Close Encounters

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Forget China's astronauts. The country's most famous intergalactic traveler lives in the last house on his lane at the edge of a Siberian forest. Meng Zhaoguo's odyssey began at the Red Flag logging camp in the Manchurian province of Heilongjiang, when he saw a metallic glint thrown off nearby Mount Phoenix. Thinking a helicopter had crashed, he set out to scavenge for scrap. The 36-year-old lumberjack stood gazing at the wreck from across a valley when "Foom! Something hit me square in the forehead and knocked me out."

That collision four years ago, and what followed, has made Meng a celebrity even today among the growing number of Chinese gaga for little green men. In a country that bans "evil cults" and monitors faith in anything but the Communist Party, a belief in extraterrestrial life is one of the few fringe convictions that's been allowed to grow into an organized movement. The government-approved China UFO Research Center boasted 50,000 members and held annual conferences before splintering into competing factions three years ago. A 20-year-old Chinese bimonthly magazine about UFOs enjoys a circulation of 200,000. "We have so many visitation reports that if people don't have pictures, we won't bother investigating," says Zhang Jingping, director of the Beijing UFO Research Association.

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September 29, 2003 Issue

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Chinese fascination with interplanetary life isn't entirely new. Believers point to a 4th century text called the Collected Legacies, which describes a "moon boat" that floated above China every 12 years. Today's focus is on the science of UFOs—something tolerable to a Chinese Communist Party that advocates "scientific socialism." It helps that heavy hitters such as the former president of Beijing Aerospace University have long advised UFO-research organizations. The hard-science bent means it's acceptable to publish research on close-encounter stories. It's not O.K., however, to wonder if such stories result from people searching for higher meaning in the hurly-burly of a changing China by turning to God, Buddha or even E.T. "Chinese may feel a spiritual impulse that leads some to believe they've been abducted by aliens," says Richard McNally, a psychologist at Harvard University who has researched Chinese alien-abduction claims.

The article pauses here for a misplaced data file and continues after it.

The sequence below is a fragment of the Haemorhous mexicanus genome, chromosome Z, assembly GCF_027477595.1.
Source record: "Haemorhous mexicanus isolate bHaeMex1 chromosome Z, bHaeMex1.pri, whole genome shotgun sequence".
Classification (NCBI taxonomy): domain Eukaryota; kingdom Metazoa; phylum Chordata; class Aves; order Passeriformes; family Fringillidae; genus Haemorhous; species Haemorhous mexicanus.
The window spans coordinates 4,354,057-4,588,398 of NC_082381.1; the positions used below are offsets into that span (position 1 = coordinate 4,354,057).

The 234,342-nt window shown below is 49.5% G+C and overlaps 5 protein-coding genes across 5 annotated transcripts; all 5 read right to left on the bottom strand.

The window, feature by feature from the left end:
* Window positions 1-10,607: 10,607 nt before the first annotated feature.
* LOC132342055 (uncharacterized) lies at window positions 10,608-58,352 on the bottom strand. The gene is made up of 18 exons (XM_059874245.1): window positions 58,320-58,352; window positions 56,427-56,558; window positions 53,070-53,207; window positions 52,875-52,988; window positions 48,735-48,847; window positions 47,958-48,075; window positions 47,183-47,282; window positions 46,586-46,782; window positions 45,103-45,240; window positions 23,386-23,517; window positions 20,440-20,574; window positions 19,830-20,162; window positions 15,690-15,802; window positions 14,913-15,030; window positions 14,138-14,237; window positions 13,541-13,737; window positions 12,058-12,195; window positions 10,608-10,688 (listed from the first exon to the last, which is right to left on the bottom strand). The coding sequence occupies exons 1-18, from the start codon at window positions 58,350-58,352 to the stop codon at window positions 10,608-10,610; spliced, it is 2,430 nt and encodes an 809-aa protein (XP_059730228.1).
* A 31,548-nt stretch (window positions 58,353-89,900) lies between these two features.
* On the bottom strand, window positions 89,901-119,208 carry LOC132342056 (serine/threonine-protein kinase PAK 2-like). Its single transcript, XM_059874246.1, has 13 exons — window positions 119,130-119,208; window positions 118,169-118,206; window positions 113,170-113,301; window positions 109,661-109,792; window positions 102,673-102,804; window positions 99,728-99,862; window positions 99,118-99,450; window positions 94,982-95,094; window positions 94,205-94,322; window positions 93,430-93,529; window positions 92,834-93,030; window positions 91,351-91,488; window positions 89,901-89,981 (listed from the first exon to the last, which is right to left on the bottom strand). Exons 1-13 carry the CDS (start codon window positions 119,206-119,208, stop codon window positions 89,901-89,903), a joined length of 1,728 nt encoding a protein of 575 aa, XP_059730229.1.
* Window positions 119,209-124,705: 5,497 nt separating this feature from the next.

Few have enjoyed as remarkable a journey as Meng. Several nights after his wallop on the head, Meng says he found himself floating above his bed. As his wife and daughter slept below, a 3-m-tall, six-fingered alien with braided fur on her legs straddled his waist. After 40 minutes of levitational copulation she departed through the wall, leaving Meng with a 5-cm mark on his thigh. A month later, he says, he was transported through the wall into a spaceship. Meng asked to see the woman with the braided fur. Impossible, they said. But they gave him hope. "In 60 years, on a distant planet," they said, "the son of a Chinese peasant will be born." Meng asked if he would ever see this child. He would. The aliens did not say where.